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The Ideal Gas Law

The Ideal Gas Law is the following equation:

PV = NkT,

P ≡ pressure of gas (e.g. air) in a room or container,
V ≡ volume (i.e. size) of the container,
N ≡ number of molecules of gas in the container,
T ≡ temperature of the gas, and
k ≡ the Boltzmann constant, discussed in the What is temperature? page in this section.

What on Earth does it mean?

The Ideal Gas Law describes the way in which so-called ideal gases behave...

What is an ideal gas?

An ideal gas is a gas in which the molecules that make up the gas have no size, never collide or otherwise interact with each other, and if they hit the walls of the container they're held inside, they rebound off perfectly without having lost any of their speed or energy.

That sounds unrealistic. Do such gases actually exist?

No! Ideal gases are also known as perfect gases, and do not (as far as we currently know) exist anywhere in the physical universe. The idea of an ideal gas is purely hypothetical.

So why bother having a physical law for something that doesn't even exist?

Well, even though no gas is perfect, most come close enough to make the ideal gas law quite useful in calculating semi-accurate results. For example, look at hydrogen or helium gas - these molecules may not be without size; but in comparison to the volume of the average container in the lab, that size is negligible (think about it - those atoms are tiny). And if the number of molecules in the container is low, then the molecules will meet so rarely that interactions such as collisions between them will be rare enough to have a negligible effect on the results of an experiment.
So while the ideal gas law is not 100% accurate for real gases, it is often a satisfactory approximation.

What does the Ideal Gas Equation tell us?

  • It tells us that if a sealed (so N is constant), rigid (so V is constant) container is heated (increasing T), then the pressure inside the container will increase (and vice versa).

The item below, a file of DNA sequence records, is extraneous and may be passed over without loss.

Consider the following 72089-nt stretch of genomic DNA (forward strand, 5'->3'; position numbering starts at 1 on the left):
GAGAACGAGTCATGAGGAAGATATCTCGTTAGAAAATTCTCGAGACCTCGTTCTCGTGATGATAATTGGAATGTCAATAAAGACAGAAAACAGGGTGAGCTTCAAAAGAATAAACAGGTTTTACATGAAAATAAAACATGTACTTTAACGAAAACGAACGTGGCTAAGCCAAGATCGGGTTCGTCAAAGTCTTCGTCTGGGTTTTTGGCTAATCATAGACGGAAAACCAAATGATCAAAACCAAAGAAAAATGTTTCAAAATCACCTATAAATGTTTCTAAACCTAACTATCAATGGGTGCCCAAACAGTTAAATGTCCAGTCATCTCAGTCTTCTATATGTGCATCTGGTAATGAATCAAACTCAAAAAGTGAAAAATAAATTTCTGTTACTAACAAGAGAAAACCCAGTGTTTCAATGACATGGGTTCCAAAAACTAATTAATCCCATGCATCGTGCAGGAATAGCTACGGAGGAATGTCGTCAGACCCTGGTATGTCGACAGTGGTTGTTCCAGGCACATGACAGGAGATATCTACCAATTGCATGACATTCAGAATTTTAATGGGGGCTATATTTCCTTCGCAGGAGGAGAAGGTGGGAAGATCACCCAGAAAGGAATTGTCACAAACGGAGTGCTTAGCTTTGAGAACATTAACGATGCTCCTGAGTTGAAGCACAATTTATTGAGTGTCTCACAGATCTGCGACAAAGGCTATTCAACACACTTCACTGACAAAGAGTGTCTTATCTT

• It tells us that if the container is squeezed or otherwise compressed (reducing V) then the pressure (P) will increase, and if there is a leak in the container, then gas may escape (N may decrease). And vice versa.
  • It tells us that there is a compromise between pressure and volume (on the left hand side of the equation).
    [So, if the pressure increases inside a container (but, for instance, temperature and number of particles remains constant) then there will actually be a tendency for the volume of the container to increase; thus allowing pressure to decrease (and vice versa). In this way; the whole system automatically chooses the most stable state for itself, as in the case of balloons. Of course, if the container is rigid, then the only way it's volume can change is if it explodes or crumples in on itself. That's why things like spray cans are always reinforced.]
  • It tells us that if the pressure increases; then the temperature will increase. That's right - just increase the pressure of the system, and the system heats itself up. For example, if you put a match head inside a sealed gas syringe and squeeze the plunger; the inside of the syringe gets so hot that the match head spontaneously ignites. But you need to slam the plunger down fast! Otherwise, the system cools down to room temperature just as quickly as it heated up; and the pressure instantly drops to a level that balances the container's volume for that amount of gas at room temperature.
    Compress the container fast on the other hand; and the heat doesn't have time to escape - so the pressure shoots right up. If you have a suitable container, you can feel this. It's much harder to compress a gas syringe quickly than slowly; owing the the extra pressure you have to work against.

The Kelvin Temperature Scale

What is Temperature

The Ideal Gas Law

What is Pressure


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